It shouldn't be, should it? And actually, it was easy for me. I walked a block, showed my I.D., and touched a touch-screen a few times.
The s.o. was not so lucky. He had registered October 1 (three days before the final deadline), but when he showed up at the polls, his name wasn't in the book.
For the purpose of telling this story, I've decided to reveal more about the s.o. and me. Until now, I've taken pains to avoid giving our exact location, out of fear of stalkers, etc. But stories of voter disenfranchisement are all too often vague and anecdotal. I want this one to be personal and precise.
Here is where we live. We're approximately 90 miles east of Atlanta and 35 miles southeast of Athens. Our county is overwhelmingly poor and black, but Mercer Reynolds, George W. Bush's chief fundraiser and onetime oil bailout buddy, owns a gated community/golf resort/luxury hotel complex on the western edge of the county. The fabulously wealthy people who reside there skew the average income so that the county doesn't qualify for government aid. About twice a year, W. flies in to the county airport and shakes the Reynolds residents down for a couple million dollars. He's very popular there.
Anyway, back to the story. When the s.o.'s name didn't appear on the voter rolls, the officials called the Greene County voter registration office. They found that he was still registered in Athens, where he had lived several years ago. They were very helpful, but they basically told him he'd have to vote there.
That was, as Quentin Tarantino once wrote, "a bold statement." The north side of Athens is a 45-minute drive each way. Imagine if we had day jobs or lacked transportation. Not only that, but we're in a completely different district. The s.o. was to be prevented from voting in several tight local races. His vote would disappear in a sea of other Democratic votes in liberal Athens, rather than potentially making a difference in our rural community.
We walked back to the house, and the s.o. got on the phone with the Georgia Secretary of State's office. He explained the situation, and they told him that the Greene County Library, where he'd registered, would have a record of his name and the date he had registered. They were required to record the name of every person who signed a Declaration of Intent to Vote.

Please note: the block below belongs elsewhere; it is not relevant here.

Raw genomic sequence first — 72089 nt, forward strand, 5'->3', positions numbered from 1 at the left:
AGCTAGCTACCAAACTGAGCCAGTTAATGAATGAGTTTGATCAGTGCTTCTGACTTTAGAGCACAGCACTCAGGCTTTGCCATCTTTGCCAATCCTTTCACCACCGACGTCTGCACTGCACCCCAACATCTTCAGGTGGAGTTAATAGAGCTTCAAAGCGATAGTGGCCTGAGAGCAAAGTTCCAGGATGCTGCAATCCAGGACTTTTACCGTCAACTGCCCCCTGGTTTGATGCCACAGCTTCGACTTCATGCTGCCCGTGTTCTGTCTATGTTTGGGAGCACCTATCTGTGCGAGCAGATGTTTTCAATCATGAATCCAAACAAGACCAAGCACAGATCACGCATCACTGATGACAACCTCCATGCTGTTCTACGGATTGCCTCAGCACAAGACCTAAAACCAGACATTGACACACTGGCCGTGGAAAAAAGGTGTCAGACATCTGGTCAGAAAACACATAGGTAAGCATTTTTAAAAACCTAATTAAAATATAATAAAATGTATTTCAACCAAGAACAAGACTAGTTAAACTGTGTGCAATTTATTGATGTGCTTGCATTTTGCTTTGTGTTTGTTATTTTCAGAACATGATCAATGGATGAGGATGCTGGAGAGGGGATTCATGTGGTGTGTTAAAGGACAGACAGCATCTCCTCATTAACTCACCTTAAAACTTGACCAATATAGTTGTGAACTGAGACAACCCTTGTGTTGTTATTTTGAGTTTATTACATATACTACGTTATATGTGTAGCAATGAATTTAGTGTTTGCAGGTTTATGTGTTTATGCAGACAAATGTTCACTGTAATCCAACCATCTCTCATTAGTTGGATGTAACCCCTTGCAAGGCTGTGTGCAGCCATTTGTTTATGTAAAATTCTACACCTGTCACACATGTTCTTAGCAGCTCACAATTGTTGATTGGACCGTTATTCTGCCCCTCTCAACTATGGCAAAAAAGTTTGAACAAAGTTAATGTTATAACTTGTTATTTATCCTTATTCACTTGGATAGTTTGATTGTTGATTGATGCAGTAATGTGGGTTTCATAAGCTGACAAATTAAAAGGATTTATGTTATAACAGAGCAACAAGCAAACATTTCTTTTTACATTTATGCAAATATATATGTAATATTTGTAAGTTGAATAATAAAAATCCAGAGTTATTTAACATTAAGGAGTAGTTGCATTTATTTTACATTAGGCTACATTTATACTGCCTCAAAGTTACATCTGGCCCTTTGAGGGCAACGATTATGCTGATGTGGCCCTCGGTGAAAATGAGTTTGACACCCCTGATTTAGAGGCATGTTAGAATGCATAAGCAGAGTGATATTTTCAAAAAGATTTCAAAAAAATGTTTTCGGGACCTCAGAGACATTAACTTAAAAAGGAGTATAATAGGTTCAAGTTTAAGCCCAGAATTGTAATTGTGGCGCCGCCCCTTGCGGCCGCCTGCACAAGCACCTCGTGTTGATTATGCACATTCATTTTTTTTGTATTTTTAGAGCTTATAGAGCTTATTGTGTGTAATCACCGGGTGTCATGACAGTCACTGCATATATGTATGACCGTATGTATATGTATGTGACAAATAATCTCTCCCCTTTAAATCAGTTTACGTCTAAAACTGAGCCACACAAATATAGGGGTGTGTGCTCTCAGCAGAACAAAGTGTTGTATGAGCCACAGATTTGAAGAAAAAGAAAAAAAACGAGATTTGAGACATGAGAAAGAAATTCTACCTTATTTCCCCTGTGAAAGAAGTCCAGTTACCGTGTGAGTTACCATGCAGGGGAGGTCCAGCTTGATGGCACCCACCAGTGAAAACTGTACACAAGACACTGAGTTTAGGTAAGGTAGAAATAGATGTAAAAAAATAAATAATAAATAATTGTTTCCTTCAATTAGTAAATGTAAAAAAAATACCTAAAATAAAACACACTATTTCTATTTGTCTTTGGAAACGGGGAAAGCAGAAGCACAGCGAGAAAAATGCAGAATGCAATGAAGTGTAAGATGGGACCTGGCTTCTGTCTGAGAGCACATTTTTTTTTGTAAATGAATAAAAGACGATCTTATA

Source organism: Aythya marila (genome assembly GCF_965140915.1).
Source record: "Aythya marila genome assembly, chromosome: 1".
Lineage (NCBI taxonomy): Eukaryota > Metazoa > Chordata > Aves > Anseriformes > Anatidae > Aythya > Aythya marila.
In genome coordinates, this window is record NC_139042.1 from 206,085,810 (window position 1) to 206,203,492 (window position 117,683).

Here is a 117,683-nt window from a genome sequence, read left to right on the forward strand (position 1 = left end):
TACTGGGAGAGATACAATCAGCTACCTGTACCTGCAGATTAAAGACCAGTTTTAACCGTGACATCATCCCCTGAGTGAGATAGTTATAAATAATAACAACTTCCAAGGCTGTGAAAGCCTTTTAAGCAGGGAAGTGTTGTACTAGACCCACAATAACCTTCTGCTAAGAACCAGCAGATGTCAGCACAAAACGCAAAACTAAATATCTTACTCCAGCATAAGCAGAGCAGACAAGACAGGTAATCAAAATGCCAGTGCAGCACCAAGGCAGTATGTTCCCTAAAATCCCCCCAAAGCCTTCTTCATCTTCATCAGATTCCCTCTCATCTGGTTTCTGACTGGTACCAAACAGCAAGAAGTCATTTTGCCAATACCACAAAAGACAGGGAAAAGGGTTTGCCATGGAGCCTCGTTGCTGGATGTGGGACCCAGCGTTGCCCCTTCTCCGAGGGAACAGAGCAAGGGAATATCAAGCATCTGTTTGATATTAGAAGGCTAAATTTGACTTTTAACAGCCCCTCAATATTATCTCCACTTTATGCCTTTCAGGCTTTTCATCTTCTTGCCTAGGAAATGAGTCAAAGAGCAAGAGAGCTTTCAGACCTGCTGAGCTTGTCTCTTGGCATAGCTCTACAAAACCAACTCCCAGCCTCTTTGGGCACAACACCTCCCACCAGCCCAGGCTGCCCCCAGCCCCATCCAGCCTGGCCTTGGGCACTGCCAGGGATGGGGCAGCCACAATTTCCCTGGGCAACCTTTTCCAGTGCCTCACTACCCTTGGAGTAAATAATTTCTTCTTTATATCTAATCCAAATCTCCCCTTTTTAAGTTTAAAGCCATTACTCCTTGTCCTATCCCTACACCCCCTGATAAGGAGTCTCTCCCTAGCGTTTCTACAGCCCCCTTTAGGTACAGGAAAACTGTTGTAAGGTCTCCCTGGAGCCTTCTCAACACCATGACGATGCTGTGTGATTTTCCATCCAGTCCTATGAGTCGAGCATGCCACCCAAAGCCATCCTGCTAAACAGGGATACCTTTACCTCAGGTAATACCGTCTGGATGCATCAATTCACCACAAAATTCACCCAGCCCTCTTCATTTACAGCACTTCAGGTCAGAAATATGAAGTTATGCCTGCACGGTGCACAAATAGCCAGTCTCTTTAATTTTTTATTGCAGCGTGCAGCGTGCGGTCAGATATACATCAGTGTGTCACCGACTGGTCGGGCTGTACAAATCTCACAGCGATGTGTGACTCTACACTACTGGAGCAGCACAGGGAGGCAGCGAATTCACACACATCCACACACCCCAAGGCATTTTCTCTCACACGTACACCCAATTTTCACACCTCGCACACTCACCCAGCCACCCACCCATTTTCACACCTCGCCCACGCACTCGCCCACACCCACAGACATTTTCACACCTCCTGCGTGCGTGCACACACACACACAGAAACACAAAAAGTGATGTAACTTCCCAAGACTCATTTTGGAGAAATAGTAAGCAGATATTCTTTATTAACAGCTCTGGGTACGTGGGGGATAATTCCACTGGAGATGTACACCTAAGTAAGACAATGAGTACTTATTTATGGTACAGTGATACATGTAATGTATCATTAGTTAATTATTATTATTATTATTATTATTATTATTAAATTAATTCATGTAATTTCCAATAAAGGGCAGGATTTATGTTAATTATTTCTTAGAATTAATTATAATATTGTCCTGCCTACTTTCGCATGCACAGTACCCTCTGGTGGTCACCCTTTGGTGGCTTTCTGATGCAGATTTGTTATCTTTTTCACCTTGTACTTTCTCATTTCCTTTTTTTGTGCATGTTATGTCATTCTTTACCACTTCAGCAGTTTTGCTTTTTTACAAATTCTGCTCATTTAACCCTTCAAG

He called the library. The librarian told him they didn't keep any such records--just the number of people who registered.
He called the Secretary of State's office again. The very helpful woman on the other end of the line verified that, indeed, the library was required by law to record the name of every person who registered and the date upon which they did so. To fail to do this was breaking the law. She suggested that the s.o. call back again and verify what the librarian had told him. She also said he should give the librarian her phone number and ask them to give her a call.
He called the library again. He spoke to the same librarian and recounted his conversation with the Secretary of State's office. Suddenly the librarian sounded nervous. "I'm not in charge here," she said hurriedly. "My boss is in charge, but she took the day off."
To make a long story short, the woman at the Secretary of State's office has asked the s.o. to call back next week, when the flurry of activity is over, and she'll walk him through filing a formal complaint against the Greene County Library. Whether they lost the s.o.'s registration or, er, "lost" it (i.e., threw it in the trash, shredded it, or whatever), they are clearly in violation of the law because they eliminated their own paper trail. You simply can't do that. I'm pretty sure vote tampering of this kind is a felony.
And yes, we did drive to Athens, and yes, the s.o. was eventually able to vote (although not for our local races). But he's going to make a lot of noise about this incident. Wouldn't you?